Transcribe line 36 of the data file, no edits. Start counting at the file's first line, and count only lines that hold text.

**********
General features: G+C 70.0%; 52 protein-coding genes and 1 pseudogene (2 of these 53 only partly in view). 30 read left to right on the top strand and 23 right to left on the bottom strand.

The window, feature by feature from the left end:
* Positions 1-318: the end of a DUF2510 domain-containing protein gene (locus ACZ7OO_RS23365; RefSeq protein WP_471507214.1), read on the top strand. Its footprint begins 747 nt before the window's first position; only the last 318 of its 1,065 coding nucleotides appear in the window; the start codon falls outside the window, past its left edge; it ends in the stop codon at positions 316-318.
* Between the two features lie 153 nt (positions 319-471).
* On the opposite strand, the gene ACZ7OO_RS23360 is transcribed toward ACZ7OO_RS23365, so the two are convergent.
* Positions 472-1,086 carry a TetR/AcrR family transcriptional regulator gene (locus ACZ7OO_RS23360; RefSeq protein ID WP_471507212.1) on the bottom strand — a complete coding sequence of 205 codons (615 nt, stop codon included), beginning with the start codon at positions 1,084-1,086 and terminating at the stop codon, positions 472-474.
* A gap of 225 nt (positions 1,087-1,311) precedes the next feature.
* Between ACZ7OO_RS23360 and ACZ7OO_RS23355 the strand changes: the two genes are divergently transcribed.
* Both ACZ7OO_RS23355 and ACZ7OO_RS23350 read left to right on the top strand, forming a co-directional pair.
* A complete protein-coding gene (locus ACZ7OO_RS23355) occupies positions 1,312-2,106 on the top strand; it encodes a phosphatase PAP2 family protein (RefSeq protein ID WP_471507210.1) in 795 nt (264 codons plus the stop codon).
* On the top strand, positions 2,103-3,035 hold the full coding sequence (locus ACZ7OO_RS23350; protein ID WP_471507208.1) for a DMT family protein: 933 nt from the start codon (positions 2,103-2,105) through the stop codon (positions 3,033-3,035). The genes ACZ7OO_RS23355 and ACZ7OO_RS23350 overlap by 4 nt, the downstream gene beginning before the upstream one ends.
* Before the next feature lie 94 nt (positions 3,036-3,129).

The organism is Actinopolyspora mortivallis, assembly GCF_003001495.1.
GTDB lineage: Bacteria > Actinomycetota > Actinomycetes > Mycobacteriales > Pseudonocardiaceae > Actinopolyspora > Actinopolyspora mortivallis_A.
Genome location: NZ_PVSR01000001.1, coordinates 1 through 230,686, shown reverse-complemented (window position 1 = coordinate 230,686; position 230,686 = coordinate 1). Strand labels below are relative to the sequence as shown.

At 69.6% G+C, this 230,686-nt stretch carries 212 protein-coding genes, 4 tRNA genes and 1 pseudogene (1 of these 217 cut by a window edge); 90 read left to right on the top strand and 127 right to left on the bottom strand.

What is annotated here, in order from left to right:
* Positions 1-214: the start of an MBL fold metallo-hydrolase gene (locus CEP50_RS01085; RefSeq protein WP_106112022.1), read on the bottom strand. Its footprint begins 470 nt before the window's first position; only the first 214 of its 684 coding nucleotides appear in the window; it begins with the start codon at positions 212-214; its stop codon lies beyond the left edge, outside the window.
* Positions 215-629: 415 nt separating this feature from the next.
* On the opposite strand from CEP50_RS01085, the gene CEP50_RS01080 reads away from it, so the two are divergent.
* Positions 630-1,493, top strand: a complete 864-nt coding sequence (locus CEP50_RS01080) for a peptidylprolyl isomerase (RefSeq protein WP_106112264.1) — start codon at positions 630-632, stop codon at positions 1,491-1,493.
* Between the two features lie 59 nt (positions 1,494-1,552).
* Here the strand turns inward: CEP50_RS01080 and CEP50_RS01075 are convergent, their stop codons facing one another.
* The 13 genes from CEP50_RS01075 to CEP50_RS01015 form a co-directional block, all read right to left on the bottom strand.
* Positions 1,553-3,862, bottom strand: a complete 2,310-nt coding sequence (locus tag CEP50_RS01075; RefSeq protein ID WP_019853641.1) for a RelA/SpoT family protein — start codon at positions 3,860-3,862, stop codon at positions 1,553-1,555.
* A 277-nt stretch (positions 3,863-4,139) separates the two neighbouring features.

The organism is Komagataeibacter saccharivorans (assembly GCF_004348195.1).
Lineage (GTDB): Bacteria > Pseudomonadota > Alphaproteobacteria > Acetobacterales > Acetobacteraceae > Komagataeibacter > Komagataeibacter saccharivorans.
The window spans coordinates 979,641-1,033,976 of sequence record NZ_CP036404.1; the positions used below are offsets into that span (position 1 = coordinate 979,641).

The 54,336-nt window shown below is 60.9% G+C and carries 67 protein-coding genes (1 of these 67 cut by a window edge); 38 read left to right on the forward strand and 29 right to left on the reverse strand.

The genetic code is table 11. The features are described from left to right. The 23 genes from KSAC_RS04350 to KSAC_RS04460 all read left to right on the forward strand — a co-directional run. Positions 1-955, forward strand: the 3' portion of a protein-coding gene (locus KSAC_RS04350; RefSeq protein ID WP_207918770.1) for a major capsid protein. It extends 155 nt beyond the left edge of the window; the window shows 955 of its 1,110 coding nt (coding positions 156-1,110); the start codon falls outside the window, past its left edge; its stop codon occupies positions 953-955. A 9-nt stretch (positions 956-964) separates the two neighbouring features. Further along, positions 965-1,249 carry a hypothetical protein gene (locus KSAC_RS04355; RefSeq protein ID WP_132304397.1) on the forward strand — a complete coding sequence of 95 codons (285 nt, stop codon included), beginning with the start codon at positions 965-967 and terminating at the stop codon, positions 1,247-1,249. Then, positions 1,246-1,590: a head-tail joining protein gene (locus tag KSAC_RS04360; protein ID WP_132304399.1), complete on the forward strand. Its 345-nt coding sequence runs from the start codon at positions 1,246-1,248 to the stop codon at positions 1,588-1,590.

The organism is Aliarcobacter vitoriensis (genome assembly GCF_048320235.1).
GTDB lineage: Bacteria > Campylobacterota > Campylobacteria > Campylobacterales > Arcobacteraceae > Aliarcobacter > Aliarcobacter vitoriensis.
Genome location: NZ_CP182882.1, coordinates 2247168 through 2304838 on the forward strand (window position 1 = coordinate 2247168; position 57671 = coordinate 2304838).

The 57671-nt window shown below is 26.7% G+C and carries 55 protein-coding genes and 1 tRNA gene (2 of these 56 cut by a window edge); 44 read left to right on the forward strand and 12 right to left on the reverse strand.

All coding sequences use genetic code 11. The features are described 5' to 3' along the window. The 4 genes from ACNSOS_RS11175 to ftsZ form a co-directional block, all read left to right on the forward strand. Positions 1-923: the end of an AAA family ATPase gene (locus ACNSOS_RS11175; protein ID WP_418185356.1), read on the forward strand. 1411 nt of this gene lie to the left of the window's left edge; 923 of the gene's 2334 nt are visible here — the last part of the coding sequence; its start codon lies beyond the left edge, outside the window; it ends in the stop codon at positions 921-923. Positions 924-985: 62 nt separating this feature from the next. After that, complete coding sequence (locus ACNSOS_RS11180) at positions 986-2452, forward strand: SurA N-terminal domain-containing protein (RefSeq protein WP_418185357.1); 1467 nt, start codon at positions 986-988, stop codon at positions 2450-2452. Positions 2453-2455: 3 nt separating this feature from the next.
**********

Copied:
All coding sequences use genetic code 11. The features are described 5' to 3' along the window. The 4 genes from ACNSOS_RS11175 to ftsZ form a co-directional block, all read left to right on the forward strand. Positions 1-923: the end of an AAA family ATPase gene (locus ACNSOS_RS11175; protein ID WP_418185356.1), read on the forward strand. 1411 nt of this gene lie to the left of the window's left edge; 923 of the gene's 2334 nt are visible here — the last part of the coding sequence; its start codon lies beyond the left edge, outside the window; it ends in the stop codon at positions 921-923. Positions 924-985: 62 nt separating this feature from the next. After that, complete coding sequence (locus ACNSOS_RS11180) at positions 986-2452, forward strand: SurA N-terminal domain-containing protein (RefSeq protein WP_418185357.1); 1467 nt, start codon at positions 986-988, stop codon at positions 2450-2452. Positions 2453-2455: 3 nt separating this feature from the next.